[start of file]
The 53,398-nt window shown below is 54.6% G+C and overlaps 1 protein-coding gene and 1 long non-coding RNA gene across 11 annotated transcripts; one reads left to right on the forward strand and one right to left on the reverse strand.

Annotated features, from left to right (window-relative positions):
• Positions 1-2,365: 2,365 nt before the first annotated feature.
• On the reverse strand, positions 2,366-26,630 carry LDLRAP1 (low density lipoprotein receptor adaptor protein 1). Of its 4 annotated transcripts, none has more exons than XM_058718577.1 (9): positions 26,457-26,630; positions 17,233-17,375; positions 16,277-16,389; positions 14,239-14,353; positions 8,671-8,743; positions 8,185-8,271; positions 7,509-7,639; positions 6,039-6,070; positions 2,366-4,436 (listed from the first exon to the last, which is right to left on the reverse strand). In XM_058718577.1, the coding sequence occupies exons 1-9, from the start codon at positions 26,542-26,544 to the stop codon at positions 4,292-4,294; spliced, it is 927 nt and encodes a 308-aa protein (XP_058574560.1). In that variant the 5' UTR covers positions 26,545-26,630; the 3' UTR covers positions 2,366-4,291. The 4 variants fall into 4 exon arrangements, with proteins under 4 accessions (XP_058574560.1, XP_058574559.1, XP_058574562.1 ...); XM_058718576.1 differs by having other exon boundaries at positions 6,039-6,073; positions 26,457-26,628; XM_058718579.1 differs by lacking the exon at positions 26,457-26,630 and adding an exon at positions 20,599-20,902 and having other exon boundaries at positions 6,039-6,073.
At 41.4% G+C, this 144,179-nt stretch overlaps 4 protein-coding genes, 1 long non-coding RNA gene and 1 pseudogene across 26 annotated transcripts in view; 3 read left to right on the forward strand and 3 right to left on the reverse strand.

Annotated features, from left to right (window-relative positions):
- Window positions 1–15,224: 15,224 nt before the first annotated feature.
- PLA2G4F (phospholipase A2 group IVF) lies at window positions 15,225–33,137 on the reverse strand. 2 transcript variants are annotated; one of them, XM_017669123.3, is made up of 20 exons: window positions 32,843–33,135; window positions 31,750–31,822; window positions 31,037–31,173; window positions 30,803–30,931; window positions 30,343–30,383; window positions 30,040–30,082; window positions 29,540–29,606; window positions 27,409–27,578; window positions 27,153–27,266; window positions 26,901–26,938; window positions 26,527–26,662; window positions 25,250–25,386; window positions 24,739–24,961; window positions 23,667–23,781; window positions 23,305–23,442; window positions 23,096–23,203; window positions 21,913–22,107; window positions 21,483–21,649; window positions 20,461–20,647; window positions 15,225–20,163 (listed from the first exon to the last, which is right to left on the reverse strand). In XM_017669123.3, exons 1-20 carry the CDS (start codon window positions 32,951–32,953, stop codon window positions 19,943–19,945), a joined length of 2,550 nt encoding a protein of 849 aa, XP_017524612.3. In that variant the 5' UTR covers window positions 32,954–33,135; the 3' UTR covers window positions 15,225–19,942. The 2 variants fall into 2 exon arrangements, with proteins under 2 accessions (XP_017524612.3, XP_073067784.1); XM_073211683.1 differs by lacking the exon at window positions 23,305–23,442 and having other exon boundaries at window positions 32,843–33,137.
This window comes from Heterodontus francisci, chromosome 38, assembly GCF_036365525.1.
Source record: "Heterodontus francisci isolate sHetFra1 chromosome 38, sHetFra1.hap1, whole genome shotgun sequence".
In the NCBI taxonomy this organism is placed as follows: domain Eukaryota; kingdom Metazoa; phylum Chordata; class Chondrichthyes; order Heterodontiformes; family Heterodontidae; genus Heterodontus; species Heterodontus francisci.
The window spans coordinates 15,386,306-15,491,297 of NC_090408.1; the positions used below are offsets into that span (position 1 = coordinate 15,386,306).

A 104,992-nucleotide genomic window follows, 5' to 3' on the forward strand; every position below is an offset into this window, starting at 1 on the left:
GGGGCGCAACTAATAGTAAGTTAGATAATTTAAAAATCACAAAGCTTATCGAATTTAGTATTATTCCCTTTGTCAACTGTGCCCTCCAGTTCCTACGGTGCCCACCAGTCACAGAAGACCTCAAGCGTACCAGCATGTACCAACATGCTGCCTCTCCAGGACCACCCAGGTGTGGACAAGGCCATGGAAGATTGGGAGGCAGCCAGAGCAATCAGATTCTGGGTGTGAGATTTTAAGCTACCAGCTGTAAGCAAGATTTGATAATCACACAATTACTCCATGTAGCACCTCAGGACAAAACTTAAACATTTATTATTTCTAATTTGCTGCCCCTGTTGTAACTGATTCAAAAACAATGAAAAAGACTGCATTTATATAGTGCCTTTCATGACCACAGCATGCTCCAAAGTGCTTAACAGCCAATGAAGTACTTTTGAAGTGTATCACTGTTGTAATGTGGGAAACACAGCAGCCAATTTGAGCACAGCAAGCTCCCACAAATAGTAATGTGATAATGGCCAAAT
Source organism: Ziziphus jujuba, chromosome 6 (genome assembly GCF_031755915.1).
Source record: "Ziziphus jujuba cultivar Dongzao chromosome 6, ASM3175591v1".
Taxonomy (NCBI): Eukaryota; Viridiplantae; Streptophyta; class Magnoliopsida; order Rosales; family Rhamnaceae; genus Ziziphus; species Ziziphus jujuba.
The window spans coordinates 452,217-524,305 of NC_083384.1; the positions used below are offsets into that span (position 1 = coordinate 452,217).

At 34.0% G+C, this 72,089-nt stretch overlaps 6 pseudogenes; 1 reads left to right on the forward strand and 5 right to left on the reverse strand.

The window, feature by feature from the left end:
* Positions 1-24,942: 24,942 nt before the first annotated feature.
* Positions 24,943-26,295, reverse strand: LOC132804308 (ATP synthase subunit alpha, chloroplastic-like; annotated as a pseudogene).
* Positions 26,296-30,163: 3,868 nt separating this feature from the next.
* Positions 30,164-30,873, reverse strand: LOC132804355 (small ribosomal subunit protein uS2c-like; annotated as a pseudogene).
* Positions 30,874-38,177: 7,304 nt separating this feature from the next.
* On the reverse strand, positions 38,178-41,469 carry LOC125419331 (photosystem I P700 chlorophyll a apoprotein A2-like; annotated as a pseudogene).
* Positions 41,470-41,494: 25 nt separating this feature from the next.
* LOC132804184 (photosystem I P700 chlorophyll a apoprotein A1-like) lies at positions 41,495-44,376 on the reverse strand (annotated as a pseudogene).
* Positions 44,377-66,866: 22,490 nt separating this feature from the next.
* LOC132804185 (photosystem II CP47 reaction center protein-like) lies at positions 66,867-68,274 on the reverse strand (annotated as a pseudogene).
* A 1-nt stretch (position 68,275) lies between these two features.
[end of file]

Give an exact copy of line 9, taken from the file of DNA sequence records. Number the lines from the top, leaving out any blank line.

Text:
This window comes from Heterodontus francisci, chromosome 38, assembly GCF_036365525.1.